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Why Did HP Reject Xerox Takeover Bid Again?


Nov. 25 2019, Published 8:04 a.m. ET

HP (HPQ) turned down the second takeover bid from Xerox Holdings (XRX). As a result, Xerox threatened to go hostile. In a letter on November 24, HP rejected Xerox’s warning to agree to a “friendly” discussion and accept the takeover offer. HP’s management, on behalf of the board, wrote the letter to Xerox CEO John Visentin. The letter mentioned that Xerox’s takeover bid of $33.5 billion for the company “significantly undervalues HP.”

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HP rejected Xerox takeover offer again

HP rejected Xerox’s takeover offer for the second time. On November 17, HP rejected Xerox’s proposal price of $22 per share. HP said that Xerox’s offer was “too low” and undervalued the company.

Xerox wrote a letter to HP’s board following the first rejection and pressured the company to merge. Xerox even threatened that it would make the takeover bid hostile if HP didn’t open its books before today. In the letter last week, Xerox told HP to “agree on mutual confirmatory due diligence” by today. Overall, Xerox was surprised and “confused” by HP’s reasoning that the $22 per share offer is low. Despite the threats, HP reiterated its stance on Xerox’s bid and rebuffed its offer on Sunday.

Xerox stock ended 0.96% higher and closed at $39.06 on November 22. However, HP shares rose 1.48% on November 22 and stood at $19.94. On a year-to-date basis, Xerox has gained over 100%, while HP has remained almost flat.

Xerox’s takeover offer

Xerox formally offered a deal price of $22 per share on November 5 following rumors that the company might buy HP. The deal bid valued the company at $33.5 billion—more than three times Xerox’s market value. The deal value was also higher than HP’s market value, which stood at $29.6 billion as of November 22.

Xerox planned to pay HP shareholders in cash and stock. The company would pay 77% cash and 23% of the stock to HP stockholders.

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According to Xerox, the deal could bring a significant change in the printing industry. Xerox said, “Our industry is long overdue for consolidation, and those who move first will have a distinct advantage,” according to CRN. Since HP and Xerox are struggling in the printing industry, the deal would bring in significant cost savings of $2 billion. Also, Xerox would be able to compete with Canon and Ricoh. The deal could help the company expand in Asia, where HP has a strong presence.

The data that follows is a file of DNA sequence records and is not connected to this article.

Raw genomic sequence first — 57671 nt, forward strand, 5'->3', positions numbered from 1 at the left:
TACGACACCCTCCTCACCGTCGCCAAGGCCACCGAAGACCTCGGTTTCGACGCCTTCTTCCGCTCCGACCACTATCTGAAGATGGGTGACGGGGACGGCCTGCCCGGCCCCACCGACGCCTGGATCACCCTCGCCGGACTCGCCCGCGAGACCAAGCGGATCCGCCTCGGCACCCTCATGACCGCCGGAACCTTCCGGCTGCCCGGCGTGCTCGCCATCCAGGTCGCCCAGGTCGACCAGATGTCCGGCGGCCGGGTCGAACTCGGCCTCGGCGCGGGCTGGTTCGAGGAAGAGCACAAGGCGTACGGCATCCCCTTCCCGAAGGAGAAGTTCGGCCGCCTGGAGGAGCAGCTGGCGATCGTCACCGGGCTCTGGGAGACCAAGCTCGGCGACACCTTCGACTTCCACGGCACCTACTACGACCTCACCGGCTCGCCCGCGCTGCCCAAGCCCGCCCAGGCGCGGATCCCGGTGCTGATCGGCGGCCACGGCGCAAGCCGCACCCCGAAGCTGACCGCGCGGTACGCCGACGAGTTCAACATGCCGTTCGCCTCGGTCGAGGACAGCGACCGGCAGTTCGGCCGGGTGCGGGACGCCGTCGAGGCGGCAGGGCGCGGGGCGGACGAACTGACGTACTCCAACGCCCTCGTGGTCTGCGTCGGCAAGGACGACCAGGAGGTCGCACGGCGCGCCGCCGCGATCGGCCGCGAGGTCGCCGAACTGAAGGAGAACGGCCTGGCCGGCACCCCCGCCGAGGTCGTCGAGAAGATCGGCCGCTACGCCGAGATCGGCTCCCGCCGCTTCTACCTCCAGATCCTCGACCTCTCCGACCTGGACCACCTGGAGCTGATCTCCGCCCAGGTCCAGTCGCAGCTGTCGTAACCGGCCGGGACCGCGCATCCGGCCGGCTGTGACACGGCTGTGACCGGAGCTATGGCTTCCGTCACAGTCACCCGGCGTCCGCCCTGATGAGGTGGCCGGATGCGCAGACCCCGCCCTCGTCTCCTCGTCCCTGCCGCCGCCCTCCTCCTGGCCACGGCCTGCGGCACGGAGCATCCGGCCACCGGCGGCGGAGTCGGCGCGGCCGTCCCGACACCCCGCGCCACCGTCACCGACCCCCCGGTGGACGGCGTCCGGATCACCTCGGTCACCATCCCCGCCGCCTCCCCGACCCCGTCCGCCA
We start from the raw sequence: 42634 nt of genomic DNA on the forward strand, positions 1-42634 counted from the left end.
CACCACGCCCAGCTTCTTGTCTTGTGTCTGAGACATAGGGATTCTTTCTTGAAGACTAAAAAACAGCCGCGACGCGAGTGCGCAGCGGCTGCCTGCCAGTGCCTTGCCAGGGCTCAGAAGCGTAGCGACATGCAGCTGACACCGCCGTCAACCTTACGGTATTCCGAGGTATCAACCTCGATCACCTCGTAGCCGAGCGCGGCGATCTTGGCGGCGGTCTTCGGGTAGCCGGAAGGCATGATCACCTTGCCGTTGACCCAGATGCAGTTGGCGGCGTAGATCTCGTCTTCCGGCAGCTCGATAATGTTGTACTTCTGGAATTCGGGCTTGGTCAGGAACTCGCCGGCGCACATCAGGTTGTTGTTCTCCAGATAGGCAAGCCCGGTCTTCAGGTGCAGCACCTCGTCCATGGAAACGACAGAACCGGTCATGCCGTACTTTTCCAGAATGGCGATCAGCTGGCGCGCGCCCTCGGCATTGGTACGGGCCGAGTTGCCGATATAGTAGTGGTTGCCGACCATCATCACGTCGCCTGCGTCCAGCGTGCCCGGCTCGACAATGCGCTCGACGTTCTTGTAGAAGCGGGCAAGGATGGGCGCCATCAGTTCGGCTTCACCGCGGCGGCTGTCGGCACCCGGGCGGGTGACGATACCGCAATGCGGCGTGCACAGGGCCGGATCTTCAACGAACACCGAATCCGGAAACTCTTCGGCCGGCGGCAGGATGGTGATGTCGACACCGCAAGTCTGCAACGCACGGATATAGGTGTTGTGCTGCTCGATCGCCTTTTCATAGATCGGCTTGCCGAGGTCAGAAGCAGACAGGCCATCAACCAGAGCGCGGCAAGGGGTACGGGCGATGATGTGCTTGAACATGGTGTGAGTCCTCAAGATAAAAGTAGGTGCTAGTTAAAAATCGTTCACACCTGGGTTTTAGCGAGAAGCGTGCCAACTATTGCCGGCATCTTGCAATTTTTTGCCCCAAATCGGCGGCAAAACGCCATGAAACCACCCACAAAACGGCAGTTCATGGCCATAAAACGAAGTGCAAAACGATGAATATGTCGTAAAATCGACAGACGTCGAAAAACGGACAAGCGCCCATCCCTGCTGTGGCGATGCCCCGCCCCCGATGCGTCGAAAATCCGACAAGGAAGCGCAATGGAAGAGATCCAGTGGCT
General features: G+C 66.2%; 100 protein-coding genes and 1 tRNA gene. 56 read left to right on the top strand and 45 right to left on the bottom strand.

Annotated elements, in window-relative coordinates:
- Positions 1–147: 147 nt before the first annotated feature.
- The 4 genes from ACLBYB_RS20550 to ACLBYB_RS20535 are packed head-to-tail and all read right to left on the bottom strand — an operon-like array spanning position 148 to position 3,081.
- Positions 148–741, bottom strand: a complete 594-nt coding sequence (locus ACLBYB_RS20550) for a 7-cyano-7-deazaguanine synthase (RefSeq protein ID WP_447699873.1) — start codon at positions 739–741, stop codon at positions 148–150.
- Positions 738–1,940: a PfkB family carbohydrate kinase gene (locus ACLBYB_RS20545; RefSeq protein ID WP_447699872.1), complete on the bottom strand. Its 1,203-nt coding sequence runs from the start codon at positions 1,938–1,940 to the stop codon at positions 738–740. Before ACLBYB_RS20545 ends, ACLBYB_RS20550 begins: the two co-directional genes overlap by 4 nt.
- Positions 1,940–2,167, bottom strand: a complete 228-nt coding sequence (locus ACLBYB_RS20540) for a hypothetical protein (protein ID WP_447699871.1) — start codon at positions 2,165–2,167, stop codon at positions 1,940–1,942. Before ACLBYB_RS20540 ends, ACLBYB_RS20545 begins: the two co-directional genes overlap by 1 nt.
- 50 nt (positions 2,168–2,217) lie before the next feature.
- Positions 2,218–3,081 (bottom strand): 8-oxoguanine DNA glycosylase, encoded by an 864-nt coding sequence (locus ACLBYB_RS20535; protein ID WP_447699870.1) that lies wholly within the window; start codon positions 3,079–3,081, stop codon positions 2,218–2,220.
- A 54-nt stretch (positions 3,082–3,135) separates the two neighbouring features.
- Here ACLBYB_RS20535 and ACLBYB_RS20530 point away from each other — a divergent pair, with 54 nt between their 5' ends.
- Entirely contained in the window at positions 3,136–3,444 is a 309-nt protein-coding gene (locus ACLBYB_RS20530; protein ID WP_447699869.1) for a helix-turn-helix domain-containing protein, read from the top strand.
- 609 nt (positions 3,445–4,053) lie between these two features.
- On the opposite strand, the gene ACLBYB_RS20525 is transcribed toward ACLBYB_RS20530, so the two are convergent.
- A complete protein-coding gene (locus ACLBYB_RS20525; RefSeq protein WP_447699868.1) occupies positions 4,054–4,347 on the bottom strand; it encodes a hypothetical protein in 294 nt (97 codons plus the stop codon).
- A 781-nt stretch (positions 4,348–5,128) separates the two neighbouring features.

HP’s views on the takeover offer

While Xerox disclosed its financing plans, HP doubts the company’s ability to fund the deal. HP said that Xerox’s “proposal does not constitute a basis for due diligence or negotiation,” as noted in the letter on November 24. According to HP, Xerox didn’t provide “adequate information” on its cash-raising or future viability. In the letter, HP said, “There continues to be uncertainty regarding Xerox’s ability to raise the cash portion of the proposed consideration.”

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Xerox planned to take a loan from Citibank to fund the HP deal. Also, Xerox ended its dispute with Japan’s Fujifilm. The company sold its 25% stake in Fuji Xerox, a Fujifilm joint venture, to finance the merger. However, HP fears that the sale of Xerox’s stake in Fujifilm’s joint venture could mark a “sizeable strategic hole in Xerox’s portfolio.”

HP cited Xerox’s sluggish revenues. As a result, the company doesn’t see any merit in the merger. Xerox’s revenues have been falling since 2012. The revenues could fall 6% YoY in 2019. HP’s board also has “significant concerns about both the near-term health and long-term viability” related to Xerox’s business. The company mentioned that instead of addressing the queries and concerns related to the deal, Xerox opted for a hostile approach. In addition to falling revenues, HP is concerned that combining the companies would result in an “outsized debt burden.”

HP’s board is confident about its business model. The company will look for its own value-creating opportunities for shareholders.

Jim Cramer and Carl Icahn’s views

We noted that Jim Cramer, CNBC’s “Mad Money” host, wasn’t sure about the HP and Xerox deal. Cramer doubted Xerox’s ability to pull off the merger. He also said that the alliance between the two companies was a “far-fetched idea.” Many analysts also thought that the merger might have integration issues, according to a Reuters report.

However, activist investor Carl Icahn thought that the potential merger could bring in substantial synergies. Icahn already owned a 10.6% stake in Xerox. He bought a 4.24% stake in HP on November 13. Icahn said that that the HP and Xerox merger is “no-brainer.” He expected the merger to yield significant profits for investors.

Could HP acquire Xerox?

HP isn’t considering Xerox’s bid. The latter didn’t offer an attractive and viable deal. However, the company understands the potential benefits if the merger went through. HP has options to acquire Xerox, according to a Reuters report.

HP has also been struggling in the printing supplies segment. The company wants to cut down its costs to increase profitability. HP planned to eliminate around 7,000–9,000 employees by fiscal 2022. Amid the challenges, acquiring Xerox could be an excellent opportunity and might boost HP’s cost savings.


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